In contrast with Pepsi (PEP), which deepened its involvement in Russia by acquiring Wimm-Bill-Dann (WBD) (see "Pepsistroika"), Wal-Mart (WMT) has decided to forego opportunities in Russia for the time being (see "Wal-Mart Closes Russian Office").
U.S. retail group Wal-Mart Stores Inc will close its Moscow office amid a lack of acquisition opportunities, abandoning for now its long-running quest to enter the Russian market.
“We continue to be excited about our international business, including markets where we already operate, such as Brazil, China and India, where we have tremendous growth opportunity,” McMillon (EVP at Wal-Mart) said in the statement.
… overseas retailers have found it tough to succeed in Russia … with Sweden’s IKEA at times complaining openly about corruption and a surplus of red tape.
This represents a wise exercise of restraint on Wal-Mart’s part. It is, indeed, incredibly difficult for foreign retailers to succeed in Russia, one of the riskier emerging markets (see "Doing Business in a Developing Country" or "Russia and the BRICs").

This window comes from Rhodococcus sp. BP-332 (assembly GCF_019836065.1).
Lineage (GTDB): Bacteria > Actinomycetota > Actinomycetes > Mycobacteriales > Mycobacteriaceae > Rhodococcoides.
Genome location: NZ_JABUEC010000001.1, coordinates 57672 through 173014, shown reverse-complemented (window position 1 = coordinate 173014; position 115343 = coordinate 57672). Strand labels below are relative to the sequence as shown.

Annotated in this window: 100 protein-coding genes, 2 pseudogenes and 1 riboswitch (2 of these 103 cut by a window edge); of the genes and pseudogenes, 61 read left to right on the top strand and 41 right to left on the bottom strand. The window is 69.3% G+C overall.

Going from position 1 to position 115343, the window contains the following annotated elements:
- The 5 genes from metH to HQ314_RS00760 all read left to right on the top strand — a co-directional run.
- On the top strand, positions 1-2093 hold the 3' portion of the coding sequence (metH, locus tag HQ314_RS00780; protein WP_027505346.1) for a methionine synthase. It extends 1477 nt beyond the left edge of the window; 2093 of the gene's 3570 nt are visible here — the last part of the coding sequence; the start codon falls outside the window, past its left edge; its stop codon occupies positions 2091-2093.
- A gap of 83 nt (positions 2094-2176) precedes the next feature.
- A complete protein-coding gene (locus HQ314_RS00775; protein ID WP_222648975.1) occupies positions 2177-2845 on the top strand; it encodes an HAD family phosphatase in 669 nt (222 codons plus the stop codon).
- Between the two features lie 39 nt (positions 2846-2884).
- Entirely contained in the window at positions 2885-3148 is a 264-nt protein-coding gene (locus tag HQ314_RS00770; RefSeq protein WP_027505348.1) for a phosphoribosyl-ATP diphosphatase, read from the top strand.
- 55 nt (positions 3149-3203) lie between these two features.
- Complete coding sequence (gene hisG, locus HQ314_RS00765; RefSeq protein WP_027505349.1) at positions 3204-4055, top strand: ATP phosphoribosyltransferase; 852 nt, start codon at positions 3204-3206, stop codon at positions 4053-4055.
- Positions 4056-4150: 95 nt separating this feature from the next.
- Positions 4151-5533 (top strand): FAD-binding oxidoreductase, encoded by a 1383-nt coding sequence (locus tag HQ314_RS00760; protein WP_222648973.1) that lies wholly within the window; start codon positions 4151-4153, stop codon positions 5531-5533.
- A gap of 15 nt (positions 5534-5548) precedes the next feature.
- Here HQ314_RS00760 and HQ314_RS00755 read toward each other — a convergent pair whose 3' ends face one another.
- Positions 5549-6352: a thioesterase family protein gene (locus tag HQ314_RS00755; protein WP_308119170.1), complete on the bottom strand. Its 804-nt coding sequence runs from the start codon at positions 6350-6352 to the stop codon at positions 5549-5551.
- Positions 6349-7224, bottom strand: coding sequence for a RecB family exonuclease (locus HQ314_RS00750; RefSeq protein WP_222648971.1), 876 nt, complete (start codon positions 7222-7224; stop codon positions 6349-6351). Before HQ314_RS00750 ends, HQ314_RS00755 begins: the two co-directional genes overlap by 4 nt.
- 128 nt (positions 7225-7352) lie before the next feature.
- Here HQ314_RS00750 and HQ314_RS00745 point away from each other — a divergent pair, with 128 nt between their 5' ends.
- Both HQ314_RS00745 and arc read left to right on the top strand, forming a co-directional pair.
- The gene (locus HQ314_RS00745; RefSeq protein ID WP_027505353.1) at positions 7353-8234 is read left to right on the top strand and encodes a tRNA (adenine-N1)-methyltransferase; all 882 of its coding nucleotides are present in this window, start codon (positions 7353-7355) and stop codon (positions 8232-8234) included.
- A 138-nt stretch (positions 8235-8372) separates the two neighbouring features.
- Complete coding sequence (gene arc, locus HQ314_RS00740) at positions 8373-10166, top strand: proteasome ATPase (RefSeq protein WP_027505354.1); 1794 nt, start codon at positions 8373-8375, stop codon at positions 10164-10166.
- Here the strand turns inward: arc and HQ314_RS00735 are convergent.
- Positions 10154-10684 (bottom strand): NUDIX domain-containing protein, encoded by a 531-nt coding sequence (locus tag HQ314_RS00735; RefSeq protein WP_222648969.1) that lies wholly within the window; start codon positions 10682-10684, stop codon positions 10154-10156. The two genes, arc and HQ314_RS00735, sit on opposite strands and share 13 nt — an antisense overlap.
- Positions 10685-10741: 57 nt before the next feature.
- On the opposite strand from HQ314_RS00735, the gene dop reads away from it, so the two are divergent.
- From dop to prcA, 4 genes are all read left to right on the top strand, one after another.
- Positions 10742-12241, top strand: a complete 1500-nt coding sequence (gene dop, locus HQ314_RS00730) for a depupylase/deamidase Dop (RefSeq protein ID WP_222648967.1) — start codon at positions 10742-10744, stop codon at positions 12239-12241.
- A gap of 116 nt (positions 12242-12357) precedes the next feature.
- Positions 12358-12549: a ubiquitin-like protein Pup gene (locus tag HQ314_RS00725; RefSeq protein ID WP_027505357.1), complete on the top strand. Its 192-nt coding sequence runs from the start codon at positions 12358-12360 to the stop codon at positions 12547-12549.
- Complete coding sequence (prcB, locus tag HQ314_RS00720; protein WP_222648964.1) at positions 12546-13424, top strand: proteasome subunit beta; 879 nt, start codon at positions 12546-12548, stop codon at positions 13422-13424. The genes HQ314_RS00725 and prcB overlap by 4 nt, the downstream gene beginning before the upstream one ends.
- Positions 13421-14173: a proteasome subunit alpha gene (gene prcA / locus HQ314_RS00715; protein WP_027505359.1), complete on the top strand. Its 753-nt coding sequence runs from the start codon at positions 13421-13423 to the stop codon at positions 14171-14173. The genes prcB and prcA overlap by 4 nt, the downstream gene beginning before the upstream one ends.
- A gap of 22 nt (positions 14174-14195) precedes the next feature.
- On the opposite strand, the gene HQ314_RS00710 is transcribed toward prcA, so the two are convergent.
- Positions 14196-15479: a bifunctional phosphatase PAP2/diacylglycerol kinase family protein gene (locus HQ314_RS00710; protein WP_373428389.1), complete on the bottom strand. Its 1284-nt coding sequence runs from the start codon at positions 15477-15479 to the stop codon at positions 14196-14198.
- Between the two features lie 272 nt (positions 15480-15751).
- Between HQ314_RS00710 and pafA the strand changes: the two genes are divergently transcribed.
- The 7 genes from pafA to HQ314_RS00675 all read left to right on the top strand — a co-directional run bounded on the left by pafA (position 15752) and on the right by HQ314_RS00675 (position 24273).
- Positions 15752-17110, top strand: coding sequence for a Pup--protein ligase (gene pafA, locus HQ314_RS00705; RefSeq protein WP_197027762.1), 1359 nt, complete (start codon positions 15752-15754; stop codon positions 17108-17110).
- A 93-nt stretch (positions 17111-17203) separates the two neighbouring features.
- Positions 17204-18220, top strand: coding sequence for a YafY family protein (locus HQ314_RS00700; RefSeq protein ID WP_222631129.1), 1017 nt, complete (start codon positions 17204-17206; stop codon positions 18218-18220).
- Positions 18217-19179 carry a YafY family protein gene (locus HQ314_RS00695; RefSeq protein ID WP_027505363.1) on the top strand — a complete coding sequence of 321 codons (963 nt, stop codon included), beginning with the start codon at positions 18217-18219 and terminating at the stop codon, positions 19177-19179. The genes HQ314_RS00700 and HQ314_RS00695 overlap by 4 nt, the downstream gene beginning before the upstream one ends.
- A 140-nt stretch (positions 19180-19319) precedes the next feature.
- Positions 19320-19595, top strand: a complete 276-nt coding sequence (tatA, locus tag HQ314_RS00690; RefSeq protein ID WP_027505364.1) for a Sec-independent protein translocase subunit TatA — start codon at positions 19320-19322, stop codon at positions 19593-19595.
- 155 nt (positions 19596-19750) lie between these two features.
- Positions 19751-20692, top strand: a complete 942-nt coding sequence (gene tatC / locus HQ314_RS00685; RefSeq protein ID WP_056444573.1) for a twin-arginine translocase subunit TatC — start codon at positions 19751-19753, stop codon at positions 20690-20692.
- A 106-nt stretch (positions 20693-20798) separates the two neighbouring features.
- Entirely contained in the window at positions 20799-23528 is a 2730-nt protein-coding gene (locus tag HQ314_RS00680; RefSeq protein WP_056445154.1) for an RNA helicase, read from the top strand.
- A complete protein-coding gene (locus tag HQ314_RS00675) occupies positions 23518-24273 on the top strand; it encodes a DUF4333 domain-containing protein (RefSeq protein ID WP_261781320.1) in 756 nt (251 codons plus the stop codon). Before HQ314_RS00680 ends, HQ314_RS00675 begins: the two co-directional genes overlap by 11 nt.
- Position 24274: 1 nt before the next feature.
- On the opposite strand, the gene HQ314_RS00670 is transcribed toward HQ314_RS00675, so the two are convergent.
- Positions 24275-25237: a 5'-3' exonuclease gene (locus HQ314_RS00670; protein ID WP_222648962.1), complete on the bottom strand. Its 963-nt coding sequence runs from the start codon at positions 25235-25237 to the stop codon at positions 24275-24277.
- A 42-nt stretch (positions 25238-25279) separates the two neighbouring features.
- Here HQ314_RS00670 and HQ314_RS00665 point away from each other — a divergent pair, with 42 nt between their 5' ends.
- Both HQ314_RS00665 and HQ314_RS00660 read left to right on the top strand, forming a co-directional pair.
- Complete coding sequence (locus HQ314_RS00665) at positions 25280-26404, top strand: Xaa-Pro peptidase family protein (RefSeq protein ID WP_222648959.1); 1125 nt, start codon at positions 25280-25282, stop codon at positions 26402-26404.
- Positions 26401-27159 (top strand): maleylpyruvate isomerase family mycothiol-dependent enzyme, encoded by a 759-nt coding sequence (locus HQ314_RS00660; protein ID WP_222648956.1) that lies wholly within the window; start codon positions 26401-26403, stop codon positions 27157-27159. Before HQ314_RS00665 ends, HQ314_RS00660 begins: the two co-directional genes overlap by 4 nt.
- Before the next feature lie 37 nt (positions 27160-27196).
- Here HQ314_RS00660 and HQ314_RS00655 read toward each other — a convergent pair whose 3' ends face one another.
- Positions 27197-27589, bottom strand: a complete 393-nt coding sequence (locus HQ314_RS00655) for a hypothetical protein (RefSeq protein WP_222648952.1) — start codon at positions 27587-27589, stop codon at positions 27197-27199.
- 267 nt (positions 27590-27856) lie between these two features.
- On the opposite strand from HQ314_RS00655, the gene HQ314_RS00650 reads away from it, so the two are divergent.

And when comparing Pepsi’s decision to acquire Wimm-Bill-Dann with Wal-Mart’s decision not to acquire a Russian retailer, the difference in operational experience makes all the difference. Pepsi has 30+ plus years worth of experience operating in Russia that predates its Wimm-Bill-Dann acquisition. Wal-Mart, by contrast, has very little experience operating in Russia to draw on.
What’s more, Wal-Mart’s performance in other foreign markets, most notably in China, has not suggested that it has a consistent track record of operating profitably in the developing world.
My kudos then to Wal-Mart on their wise non-entry decision.
Disclosure: No position